It was still getting to me. I am under a lot of stress at the moment, and feeling vulnerable, but I have never been the victim of sexual violence, I didn’t think I could feel so disturbed by something I knew was staged. The next day I spoke briefly about it to my flatmate, not sure what I should do, but aware I should do something. I burst into tears again (I have cried more tears in the last four days or so than I can ever remember doing). I decided to write to the ROH.


We asked Catharine what, exactly, upset her in the scene. She replied: ‘It was incredibly realistic with at one point the girl screaming in English, not in French, I felt paralysed and unable to help her….’ She felt the rape went on far too long and the production should have been preceded by a warning.

Catharine continues:

Then something unexpected happened: I switched my phone on between rehearsals to find an email from Kasper Holten. I couldn’t quite believe my eyes. At first I thought it must be a marketing email – after all, I was *somehow* on a Labour mailing list that resulted in some of the most irritating promotional emails in history in the run up to the General Election purporting to be from Ed Milliband. Or his wife. Or anyone else in the Labour party you care to name. I digress. The Director of Opera at the Royal Opera House had indeed sent me an email. I hope he will forgive me, I thought about paraphrasing him at this point, but I think it would be wrong in case I change any of his meaning. This is what he wrote:

Dear Ms Rogers,

Thank you for your email, and for taking the time to write to me. I am
glad you enjoyed many aspects of the Guillaume Tell dress rehearsal.

I am sorry that you found the scene in act 3 so disturbing. The director
wanted to show the reality of war and oppression, which is of course the
themes Rossini’s opera deals with. And sadly, what we show on stage in act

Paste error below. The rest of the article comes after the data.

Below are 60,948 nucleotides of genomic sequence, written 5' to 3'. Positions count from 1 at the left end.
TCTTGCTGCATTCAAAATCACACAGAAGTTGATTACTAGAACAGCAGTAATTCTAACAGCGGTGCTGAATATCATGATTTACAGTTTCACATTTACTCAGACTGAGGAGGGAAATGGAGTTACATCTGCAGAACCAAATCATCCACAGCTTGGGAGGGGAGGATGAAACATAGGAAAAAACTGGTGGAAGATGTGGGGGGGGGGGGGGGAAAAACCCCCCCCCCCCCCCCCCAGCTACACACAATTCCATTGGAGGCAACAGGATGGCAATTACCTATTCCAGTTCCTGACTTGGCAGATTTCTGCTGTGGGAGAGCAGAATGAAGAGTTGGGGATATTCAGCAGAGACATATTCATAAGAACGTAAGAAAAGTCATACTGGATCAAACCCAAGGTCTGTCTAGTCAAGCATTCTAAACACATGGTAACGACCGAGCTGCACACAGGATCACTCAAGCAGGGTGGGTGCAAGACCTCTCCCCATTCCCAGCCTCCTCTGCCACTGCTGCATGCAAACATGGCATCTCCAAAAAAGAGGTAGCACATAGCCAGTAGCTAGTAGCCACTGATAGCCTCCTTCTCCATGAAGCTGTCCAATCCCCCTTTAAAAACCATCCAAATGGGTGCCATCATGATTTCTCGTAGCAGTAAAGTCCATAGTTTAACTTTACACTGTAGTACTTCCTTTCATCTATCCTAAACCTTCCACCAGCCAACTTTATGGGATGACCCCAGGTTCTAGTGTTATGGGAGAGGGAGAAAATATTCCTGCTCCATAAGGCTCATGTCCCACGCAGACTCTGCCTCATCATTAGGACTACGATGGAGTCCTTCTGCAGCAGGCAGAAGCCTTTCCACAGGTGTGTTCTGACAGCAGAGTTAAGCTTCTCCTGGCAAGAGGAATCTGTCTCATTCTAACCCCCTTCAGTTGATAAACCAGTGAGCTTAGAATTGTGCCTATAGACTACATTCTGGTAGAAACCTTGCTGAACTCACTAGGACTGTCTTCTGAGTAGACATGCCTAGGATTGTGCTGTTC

3 is of course only very mild compared to what happens in countries
occupied by aggressors around the world, and compared to what women must
endure in times of war and occupation. It is important for the director to
show this in order to exactly put the spotlight on how women are made
victims and to remind us how damaging and horrible sexual violence towards
women is. So he and you totally agree on what a terrible thing rape is
(the scene on stage never amounts to actual rape, even though I agree it
is very violent and humiliating).

Rossini chose the subject of war and oppression for his opera because he
wanted to make statements about these issues, and it is important that we
do not only allow his opera to become harmless entertainment today. The
story of the opera also includes multiple murders, which surely is as bad
as rape? It is, however, always a discussion how much one needs to show on
the stage, of course.

Following your reaction, we are reviewing the scene with the director and
some changes will be made before opening night, although the scene will
still be included.

We already have a warning on our homepage stating that ³The production
features a scene involving an adult theme and brief nudity², but we will
consider whether the warning needs to be stronger and more visible.

Thank you for taking the time to write to me with your feedback. I assure
you we take it very seriously and are considering it carefully.

Best wishes
Kasper Holten

But nothing happened. The rape went ahead without warning.

Catharine writes:

Kasper Holten has let me down. Whilst I had no expectation that the scene would change, I did think there would be a proper warning. HALF of all women in the UK have been the victim of sexual or physical violence. HALF. I thought it was 1 in 4 until today.